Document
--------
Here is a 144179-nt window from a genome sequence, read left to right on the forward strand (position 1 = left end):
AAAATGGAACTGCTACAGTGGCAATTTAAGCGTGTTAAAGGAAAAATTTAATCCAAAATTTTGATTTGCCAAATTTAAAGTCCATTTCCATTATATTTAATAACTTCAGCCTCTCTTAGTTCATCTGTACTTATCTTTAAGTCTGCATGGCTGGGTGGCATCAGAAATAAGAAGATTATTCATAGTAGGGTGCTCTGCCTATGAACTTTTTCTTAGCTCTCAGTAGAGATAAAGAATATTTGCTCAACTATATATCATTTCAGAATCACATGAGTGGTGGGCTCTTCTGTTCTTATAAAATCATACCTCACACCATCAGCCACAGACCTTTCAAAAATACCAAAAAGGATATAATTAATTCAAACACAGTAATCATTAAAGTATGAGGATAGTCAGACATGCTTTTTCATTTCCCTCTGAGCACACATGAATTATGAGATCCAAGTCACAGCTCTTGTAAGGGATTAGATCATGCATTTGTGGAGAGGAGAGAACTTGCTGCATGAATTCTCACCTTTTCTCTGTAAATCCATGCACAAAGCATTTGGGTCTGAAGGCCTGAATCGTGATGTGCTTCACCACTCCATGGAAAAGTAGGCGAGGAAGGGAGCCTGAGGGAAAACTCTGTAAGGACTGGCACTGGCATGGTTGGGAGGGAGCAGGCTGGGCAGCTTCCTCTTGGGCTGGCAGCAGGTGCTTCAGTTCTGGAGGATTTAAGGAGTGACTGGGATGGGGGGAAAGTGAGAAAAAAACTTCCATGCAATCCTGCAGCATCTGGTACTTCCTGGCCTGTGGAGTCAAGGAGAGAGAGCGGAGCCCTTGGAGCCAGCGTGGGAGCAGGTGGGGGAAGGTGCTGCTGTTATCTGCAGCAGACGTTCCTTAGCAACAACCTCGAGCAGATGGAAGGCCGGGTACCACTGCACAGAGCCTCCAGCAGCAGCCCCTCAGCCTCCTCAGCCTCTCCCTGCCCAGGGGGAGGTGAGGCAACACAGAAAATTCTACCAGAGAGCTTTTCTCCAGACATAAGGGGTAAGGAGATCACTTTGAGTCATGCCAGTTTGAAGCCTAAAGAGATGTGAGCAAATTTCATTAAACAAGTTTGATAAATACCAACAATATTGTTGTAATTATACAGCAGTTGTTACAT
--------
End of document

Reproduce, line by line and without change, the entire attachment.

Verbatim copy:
Here is a 144179-nt window from a genome sequence, read left to right on the forward strand (position 1 = left end):
AAAATGGAACTGCTACAGTGGCAATTTAAGCGTGTTAAAGGAAAAATTTAATCCAAAATTTTGATTTGCCAAATTTAAAGTCCATTTCCATTATATTTAATAACTTCAGCCTCTCTTAGTTCATCTGTACTTATCTTTAAGTCTGCATGGCTGGGTGGCATCAGAAATAAGAAGATTATTCATAGTAGGGTGCTCTGCCTATGAACTTTTTCTTAGCTCTCAGTAGAGATAAAGAATATTTGCTCAACTATATATCATTTCAGAATCACATGAGTGGTGGGCTCTTCTGTTCTTATAAAATCATACCTCACACCATCAGCCACAGACCTTTCAAAAATACCAAAAAGGATATAATTAATTCAAACACAGTAATCATTAAAGTATGAGGATAGTCAGACATGCTTTTTCATTTCCCTCTGAGCACACATGAATTATGAGATCCAAGTCACAGCTCTTGTAAGGGATTAGATCATGCATTTGTGGAGAGGAGAGAACTTGCTGCATGAATTCTCACCTTTTCTCTGTAAATCCATGCACAAAGCATTTGGGTCTGAAGGCCTGAATCGTGATGTGCTTCACCACTCCATGGAAAAGTAGGCGAGGAAGGGAGCCTGAGGGAAAACTCTGTAAGGACTGGCACTGGCATGGTTGGGAGGGAGCAGGCTGGGCAGCTTCCTCTTGGGCTGGCAGCAGGTGCTTCAGTTCTGGAGGATTTAAGGAGTGACTGGGATGGGGGGAAAGTGAGAAAAAAACTTCCATGCAATCCTGCAGCATCTGGTACTTCCTGGCCTGTGGAGTCAAGGAGAGAGAGCGGAGCCCTTGGAGCCAGCGTGGGAGCAGGTGGGGGAAGGTGCTGCTGTTATCTGCAGCAGACGTTCCTTAGCAACAACCTCGAGCAGATGGAAGGCCGGGTACCACTGCACAGAGCCTCCAGCAGCAGCCCCTCAGCCTCCTCAGCCTCTCCCTGCCCAGGGGGAGGTGAGGCAACACAGAAAATTCTACCAGAGAGCTTTTCTCCAGACATAAGGGGTAAGGAGATCACTTTGAGTCATGCCAGTTTGAAGCCTAAAGAGATGTGAGCAAATTTCATTAAACAAGTTTGATAAATACCAACAATATTGTTGTAATTATACAGCAGTTGTTACAT